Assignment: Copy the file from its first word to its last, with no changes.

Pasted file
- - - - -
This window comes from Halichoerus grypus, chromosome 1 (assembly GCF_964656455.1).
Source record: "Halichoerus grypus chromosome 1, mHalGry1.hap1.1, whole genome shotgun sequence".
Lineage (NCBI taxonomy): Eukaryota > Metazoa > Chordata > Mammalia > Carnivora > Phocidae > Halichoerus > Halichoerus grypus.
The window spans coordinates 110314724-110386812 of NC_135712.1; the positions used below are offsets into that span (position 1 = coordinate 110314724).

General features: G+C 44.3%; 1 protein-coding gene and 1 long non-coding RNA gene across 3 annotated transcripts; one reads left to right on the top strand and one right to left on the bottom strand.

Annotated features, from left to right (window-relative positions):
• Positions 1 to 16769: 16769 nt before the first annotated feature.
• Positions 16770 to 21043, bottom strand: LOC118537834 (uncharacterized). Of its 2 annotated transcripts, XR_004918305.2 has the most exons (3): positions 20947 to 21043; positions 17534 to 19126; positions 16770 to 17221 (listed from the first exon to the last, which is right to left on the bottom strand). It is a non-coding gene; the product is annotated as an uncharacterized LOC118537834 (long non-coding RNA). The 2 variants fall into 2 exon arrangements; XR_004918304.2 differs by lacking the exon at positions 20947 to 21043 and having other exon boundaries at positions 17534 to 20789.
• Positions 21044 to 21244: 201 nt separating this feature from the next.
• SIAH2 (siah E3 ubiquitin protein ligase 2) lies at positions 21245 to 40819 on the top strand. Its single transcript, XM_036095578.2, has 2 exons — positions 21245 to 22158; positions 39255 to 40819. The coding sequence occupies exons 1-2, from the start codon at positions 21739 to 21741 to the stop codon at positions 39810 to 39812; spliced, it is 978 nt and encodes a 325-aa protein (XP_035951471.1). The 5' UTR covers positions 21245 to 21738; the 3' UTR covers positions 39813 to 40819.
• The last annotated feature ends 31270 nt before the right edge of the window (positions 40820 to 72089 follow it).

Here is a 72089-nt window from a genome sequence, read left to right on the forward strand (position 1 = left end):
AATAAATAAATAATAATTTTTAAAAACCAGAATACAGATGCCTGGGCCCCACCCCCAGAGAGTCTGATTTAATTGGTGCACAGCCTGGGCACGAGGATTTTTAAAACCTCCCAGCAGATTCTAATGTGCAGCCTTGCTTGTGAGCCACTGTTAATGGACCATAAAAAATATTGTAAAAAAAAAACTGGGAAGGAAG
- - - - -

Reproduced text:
This window comes from Halichoerus grypus, chromosome 1 (assembly GCF_964656455.1).
Source record: "Halichoerus grypus chromosome 1, mHalGry1.hap1.1, whole genome shotgun sequence".
Lineage (NCBI taxonomy): Eukaryota > Metazoa > Chordata > Mammalia > Carnivora > Phocidae > Halichoerus > Halichoerus grypus.
The window spans coordinates 110314724-110386812 of NC_135712.1; the positions used below are offsets into that span (position 1 = coordinate 110314724).

General features: G+C 44.3%; 1 protein-coding gene and 1 long non-coding RNA gene across 3 annotated transcripts; one reads left to right on the top strand and one right to left on the bottom strand.

Annotated features, from left to right (window-relative positions):
• Positions 1 to 16769: 16769 nt before the first annotated feature.
• Positions 16770 to 21043, bottom strand: LOC118537834 (uncharacterized). Of its 2 annotated transcripts, XR_004918305.2 has the most exons (3): positions 20947 to 21043; positions 17534 to 19126; positions 16770 to 17221 (listed from the first exon to the last, which is right to left on the bottom strand). It is a non-coding gene; the product is annotated as an uncharacterized LOC118537834 (long non-coding RNA). The 2 variants fall into 2 exon arrangements; XR_004918304.2 differs by lacking the exon at positions 20947 to 21043 and having other exon boundaries at positions 17534 to 20789.
• Positions 21044 to 21244: 201 nt separating this feature from the next.
• SIAH2 (siah E3 ubiquitin protein ligase 2) lies at positions 21245 to 40819 on the top strand. Its single transcript, XM_036095578.2, has 2 exons — positions 21245 to 22158; positions 39255 to 40819. The coding sequence occupies exons 1-2, from the start codon at positions 21739 to 21741 to the stop codon at positions 39810 to 39812; spliced, it is 978 nt and encodes a 325-aa protein (XP_035951471.1). The 5' UTR covers positions 21245 to 21738; the 3' UTR covers positions 39813 to 40819.
• The last annotated feature ends 31270 nt before the right edge of the window (positions 40820 to 72089 follow it).

Here is a 72089-nt window from a genome sequence, read left to right on the forward strand (position 1 = left end):
AATAAATAAATAATAATTTTTAAAAACCAGAATACAGATGCCTGGGCCCCACCCCCAGAGAGTCTGATTTAATTGGTGCACAGCCTGGGCACGAGGATTTTTAAAACCTCCCAGCAGATTCTAATGTGCAGCCTTGCTTGTGAGCCACTGTTAATGGACCATAAAAAATATTGTAAAAAAAAAACTGGGAAGGAAG